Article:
WASHINGTON — Other towns have their curses. But few can claim the brand of baseball bitterness that has resided here for 84 seasons, spread over three different franchises.
The Nationals, the latest heirs to this grand tradition, did little to shed that baggage on Friday. Stephen Strasburg fulfilled all the hype that has defined his career, taking a no-hitter into the sixth inning, but the Nationals lost to the Cubs, 3-0, in the opener of their National League Division Series, their undoing hastened by an error by one of their surest-handed defenders, Anthony Rendon.
In these zero-gravity playoffs, Strasburg engaged in a refreshing pitchers’ duel with Kyle Hendricks, his less-electrifying counter part. But Rendon’s error in the sixth led to a two-run rally for the Cubs, who began their title defense by stoking the insecurities of a franchise that has never advanced past the first round of the playoffs.
“You have to do the little things right and take advantage of the breaks — like they did,” Nationals first baseman Ryan Zimmerman said.
Until Friday night, Strasburg’s postseason legacy was that he barely had one at all. He was infamously deprived of the chance for October stardom in 2012 when the club invoked an innings limit on his fragile arm. Last postseason, he was a spectator because of a partially torn pronator tendon. His only playoff start came in 2014, a loss in the first game of the NLDS against the Giants. He gave up two runs, one earned, in five innings. The outing was described by the local press as “solid yet unspectacular.”
Against the Cubs, Strasburg quickly established that he would be anything but ordinary. He needed only eight pitches — seven strikes — to turn away the Cubs in the first inning. By the time he took the mound in the sixth, he already had established a franchise single-game record for strikeouts (eight at that point; he finished with 10). The only baserunner reached on a walk.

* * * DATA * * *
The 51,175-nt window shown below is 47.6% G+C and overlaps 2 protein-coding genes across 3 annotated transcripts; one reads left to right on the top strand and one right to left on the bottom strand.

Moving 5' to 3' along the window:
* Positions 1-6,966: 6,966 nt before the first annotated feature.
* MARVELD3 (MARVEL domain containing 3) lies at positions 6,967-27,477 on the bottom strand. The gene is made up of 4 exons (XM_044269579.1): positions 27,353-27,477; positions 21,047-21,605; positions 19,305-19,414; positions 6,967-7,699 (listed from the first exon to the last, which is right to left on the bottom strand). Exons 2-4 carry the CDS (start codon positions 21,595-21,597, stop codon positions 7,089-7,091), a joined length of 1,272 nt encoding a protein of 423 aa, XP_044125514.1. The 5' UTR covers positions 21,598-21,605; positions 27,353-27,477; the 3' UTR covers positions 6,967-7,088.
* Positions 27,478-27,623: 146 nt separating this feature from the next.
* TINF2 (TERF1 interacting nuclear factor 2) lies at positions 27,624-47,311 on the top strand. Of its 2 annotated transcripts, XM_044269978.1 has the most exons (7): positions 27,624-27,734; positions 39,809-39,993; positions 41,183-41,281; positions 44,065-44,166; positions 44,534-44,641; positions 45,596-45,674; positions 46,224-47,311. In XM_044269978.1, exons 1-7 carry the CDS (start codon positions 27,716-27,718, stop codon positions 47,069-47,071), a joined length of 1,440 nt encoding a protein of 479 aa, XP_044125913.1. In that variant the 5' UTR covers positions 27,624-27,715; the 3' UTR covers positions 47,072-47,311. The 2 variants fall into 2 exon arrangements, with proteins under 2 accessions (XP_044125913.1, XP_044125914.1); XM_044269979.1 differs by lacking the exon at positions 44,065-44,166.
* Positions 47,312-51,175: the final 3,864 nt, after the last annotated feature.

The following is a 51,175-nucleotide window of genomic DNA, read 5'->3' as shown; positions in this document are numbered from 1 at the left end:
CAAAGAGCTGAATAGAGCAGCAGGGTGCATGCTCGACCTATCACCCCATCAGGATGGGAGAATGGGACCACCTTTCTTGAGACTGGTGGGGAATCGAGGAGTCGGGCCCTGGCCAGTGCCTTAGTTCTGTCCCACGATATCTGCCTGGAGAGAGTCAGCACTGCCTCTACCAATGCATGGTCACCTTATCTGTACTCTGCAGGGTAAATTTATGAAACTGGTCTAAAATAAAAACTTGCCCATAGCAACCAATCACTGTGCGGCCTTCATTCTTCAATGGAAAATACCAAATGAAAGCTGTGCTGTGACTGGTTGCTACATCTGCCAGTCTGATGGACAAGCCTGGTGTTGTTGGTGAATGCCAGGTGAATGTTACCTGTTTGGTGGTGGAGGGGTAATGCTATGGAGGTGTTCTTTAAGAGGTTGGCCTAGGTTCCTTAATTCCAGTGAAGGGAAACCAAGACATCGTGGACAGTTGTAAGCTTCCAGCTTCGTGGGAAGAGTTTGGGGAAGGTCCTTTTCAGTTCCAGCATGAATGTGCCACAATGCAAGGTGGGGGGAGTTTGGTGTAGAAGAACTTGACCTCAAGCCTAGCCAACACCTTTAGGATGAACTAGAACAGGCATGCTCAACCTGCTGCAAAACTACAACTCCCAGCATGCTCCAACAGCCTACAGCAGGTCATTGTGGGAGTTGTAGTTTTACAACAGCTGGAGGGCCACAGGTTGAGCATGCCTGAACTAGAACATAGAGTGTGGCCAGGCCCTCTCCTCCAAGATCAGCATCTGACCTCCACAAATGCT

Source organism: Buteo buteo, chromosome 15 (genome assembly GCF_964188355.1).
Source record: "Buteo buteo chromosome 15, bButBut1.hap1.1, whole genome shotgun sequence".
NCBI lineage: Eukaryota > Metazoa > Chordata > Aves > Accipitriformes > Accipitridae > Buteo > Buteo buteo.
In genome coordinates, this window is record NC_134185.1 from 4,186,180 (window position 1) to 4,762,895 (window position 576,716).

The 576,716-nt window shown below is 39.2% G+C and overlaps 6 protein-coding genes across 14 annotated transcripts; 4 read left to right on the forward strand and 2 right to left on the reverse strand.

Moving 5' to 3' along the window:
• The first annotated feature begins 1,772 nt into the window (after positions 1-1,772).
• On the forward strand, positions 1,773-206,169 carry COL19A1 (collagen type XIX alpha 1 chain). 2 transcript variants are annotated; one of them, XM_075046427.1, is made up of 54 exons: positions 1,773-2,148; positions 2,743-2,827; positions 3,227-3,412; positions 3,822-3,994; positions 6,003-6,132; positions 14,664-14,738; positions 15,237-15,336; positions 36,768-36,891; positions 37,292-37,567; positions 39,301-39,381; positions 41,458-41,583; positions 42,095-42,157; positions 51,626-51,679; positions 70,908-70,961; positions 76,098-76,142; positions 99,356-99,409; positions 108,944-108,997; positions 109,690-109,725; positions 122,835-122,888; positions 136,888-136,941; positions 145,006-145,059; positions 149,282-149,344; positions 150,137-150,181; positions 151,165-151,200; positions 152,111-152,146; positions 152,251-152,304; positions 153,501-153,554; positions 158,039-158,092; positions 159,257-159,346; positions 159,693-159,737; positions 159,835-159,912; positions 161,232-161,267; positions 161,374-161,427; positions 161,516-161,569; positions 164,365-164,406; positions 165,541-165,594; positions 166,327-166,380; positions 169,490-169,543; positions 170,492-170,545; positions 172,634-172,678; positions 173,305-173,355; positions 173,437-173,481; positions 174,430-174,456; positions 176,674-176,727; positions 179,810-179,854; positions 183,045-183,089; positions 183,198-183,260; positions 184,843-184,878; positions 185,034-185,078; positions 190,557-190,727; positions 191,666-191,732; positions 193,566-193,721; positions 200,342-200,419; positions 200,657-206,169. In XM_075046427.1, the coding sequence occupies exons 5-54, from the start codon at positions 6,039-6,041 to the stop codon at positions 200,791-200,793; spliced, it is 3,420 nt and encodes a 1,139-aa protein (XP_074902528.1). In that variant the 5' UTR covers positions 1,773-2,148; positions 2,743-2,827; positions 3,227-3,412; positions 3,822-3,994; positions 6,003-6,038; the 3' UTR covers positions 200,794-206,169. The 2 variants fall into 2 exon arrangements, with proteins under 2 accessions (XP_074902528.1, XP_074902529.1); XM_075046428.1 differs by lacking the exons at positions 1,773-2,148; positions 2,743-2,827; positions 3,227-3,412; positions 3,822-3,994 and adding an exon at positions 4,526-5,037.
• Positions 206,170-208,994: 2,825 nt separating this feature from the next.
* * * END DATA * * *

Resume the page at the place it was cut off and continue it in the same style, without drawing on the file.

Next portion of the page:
But despite his best efforts, Strasburg couldn’t control what transpired behind him.
The sixth inning began when Javy Baez reached on an uncharacteristic gaffe by third baseman Rendon, who lost the handle on a routine grounder. Baez advanced on a sacrifice bunt by Hendricks, who tossed seven shutout innings.
Strasburg got Ben Zobrist to fly out, but the Cubs flashed their championship mettle. They would not miss their only chance to take advantage of the opening presented by Rendon.
Kris Bryant lashed a 97-mph fastball to rightfield, giving the Cubs their first hit and their first run. Anthony Rizzo followed moments later with another run-scoring single.
“We’re all humans here,” said Strasburg, who allowed two unearned runs in seven innings. “I tried to do my best to pick him up. I just couldn’t do it.”
With that, Nationals Park fell to hushed tones as a harsh realization dawned upon the red-clad throng of 43,898. Strasburg had been saved all those years ago for a moment precisely like this and had answered the call with dominance. The silence here revealed that it wasn’t enough.